I offer no excuse for organized crime. To me it is history; a combination of honor and criminality. Those two dimensions have become unraveled. The honor part was discarded, leaving pure crime. The Boys could have evolved into a fraternal organization. It was the lowest common denominator that sunk Mobdom. Yes, “This thing of ours” was wrong. But what do we have now? Chaotic crime…and we are all the worse off.
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Other Features by this author:
Hollywood vs The Mob
If audiences respond so well to mob material, why is it so hard to get mob projects made?
DAGO: The Joseph Petrosino Story
There is one lawman from long ago that I’ve come to greatly admire; so much so that I’ve recently completed a screenplay based on his life.
R.I.P. ~ Bill Bonanno
Bill Bonanno did not choose a mob life; his father chose it for him.
"When We Were Kings"
A contemplative look back at the good old days of mobdom, brought on by the half century anniversary of the infamous Appalachian Convention.
Lansky and Miami
Outside of Las Vegas, there is probably no city in the United States that owes more of its development to the mob than Miami.
Arrivederci, Little Italy
The current demise of Little Italy can only be compared to the decades-long downward plunge of Atlantic City and Miami before their rebirths. Little Italy will have no such rebirth.
"Turning Mob Myths, From the Inside and Out, Inside-Out"
Some myths have been so ingrained in the public consciousness that gangsters themselves now believe them.
Why So Many Rats Today?
I asked a friend how many men who had testified against the mob since Joe Valachi had been caught up with and killed? He said, "None."
Good Friends Who Did Dumb Things
In the course of my life in the streets, I have had some friends, who did some really dumb things that resulted in their deaths.
To Mob Wannabes:
As someone who lived most of my life in organized crime, trust me, guys, there’s nothing left to wannabe.
Fooled you, huh? You thought I was talking about illegals crossing the Mexican border.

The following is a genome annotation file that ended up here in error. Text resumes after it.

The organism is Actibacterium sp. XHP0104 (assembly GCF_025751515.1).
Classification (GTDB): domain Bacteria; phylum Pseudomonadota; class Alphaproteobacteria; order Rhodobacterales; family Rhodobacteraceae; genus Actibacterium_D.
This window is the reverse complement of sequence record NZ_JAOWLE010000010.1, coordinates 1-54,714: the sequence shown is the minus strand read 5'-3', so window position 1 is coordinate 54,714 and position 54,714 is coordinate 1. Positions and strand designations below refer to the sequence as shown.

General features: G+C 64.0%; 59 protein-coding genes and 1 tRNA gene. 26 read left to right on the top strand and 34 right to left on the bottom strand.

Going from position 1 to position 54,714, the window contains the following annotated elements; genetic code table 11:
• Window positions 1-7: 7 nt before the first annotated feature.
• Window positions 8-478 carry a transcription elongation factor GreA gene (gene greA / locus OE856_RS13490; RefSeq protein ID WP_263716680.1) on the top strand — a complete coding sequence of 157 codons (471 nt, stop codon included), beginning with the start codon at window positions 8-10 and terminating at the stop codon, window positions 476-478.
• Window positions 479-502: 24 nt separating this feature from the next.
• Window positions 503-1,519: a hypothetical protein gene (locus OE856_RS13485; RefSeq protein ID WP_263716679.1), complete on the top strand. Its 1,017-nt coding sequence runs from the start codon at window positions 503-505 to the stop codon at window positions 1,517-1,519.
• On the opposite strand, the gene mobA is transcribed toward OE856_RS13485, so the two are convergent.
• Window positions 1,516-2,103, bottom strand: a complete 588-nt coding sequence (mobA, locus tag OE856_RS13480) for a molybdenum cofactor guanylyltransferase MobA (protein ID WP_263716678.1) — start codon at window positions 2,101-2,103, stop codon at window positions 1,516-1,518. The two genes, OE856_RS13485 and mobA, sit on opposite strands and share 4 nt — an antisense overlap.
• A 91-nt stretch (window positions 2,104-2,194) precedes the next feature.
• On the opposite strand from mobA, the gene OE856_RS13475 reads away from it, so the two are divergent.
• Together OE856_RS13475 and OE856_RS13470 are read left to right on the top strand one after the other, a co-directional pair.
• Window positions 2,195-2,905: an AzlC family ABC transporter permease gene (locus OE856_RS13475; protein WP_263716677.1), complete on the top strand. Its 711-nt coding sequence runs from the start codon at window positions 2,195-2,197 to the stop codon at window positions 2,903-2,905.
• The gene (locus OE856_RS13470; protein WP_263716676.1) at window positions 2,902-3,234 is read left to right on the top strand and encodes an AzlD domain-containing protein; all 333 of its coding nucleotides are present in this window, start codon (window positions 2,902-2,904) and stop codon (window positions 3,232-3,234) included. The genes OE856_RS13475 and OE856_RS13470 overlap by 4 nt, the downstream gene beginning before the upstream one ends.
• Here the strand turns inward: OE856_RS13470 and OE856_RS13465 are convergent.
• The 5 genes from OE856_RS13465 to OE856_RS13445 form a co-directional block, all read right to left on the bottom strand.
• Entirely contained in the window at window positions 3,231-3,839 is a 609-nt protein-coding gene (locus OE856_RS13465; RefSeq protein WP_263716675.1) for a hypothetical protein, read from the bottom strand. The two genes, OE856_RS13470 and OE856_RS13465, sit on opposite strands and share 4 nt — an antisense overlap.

The Best True Mob Story
In the case of traditional organized crime, you're watching American history unfold.
Sonny Girard, a former mobster, decided to have his protagonist be caught between three agencies: the GRU (Soviet Military Intelligence), the FBI, and…you guessed it…the mob.
SONNY GIRARD BIOGRAPHY:
Though born on the Lower East Side of Manhattan, Girard spent most of his formative years in the Red Hook and Navy Yard sections of South Brooklyn. Making little use of an IQ of close to 150, he instead chose to follow the path of the only people in that desperately poor neighborhood who seemed to have money: "wiseguys."
By the time a three-and-a-half year undercover operation by New York’s Organized Crime Control Bureau, targeted at Sonny Girard, was culminated with the arrest of seventeen, Girard was characterized by the New York Post as "…a middle echelon member" of one of New York’s five mob families. As a result of the arrest, Girard was sentenced to three years in State Prison, which he served to maximum time in Sing Sing, Dannemora, Downstate, and Arthurkill.
In 1985, Sonny Girard was convicted of racketeering, under the RICO statute, by Rudolph Giuliani’s office, and was sentenced to seven years in federal prison. During that term, which he also served maximum time on, Girard became interested in writing. Along with another inmate, who had sold a manuscript to a major publisher, Girard helped form a fiction writers’ workshop. It was during that time that Girard completed his first novel, BLOOD OF OUR FATHERS (Pocket/Simon & Schuster, hardcover, June, 1991; softcover, May, 1992).
Due to his experience in and ability to communicate about organized crime, the author has been in demand from various television shows and newspapers as an expert on various crimes, including organized crime activities. He recently appeared on Fox Network’s "National Enquirer T.V.," to analyze the authenticity of HBO’s hit show "Sopranos," Fox News Channel’s "The Edge," with Paula Zahn, to discuss John Gotti’s legacy, and "The O’Reilly Factor," regarding the disappearance of Chandra Levy, and ABC’s "Politically Incorrect," with Bill Maher, for "Mob Week." He was also called in to consult with the screenwriter of record on "Mickey Blue Eyes," starring Hugh Grant, Jeanne Tripplehorn, and James Caan. Italy’s RAI T.V. has done a biographical piece on Girard, as have Italian national newspapers "Corriere Della Sera" and "Il Tempo."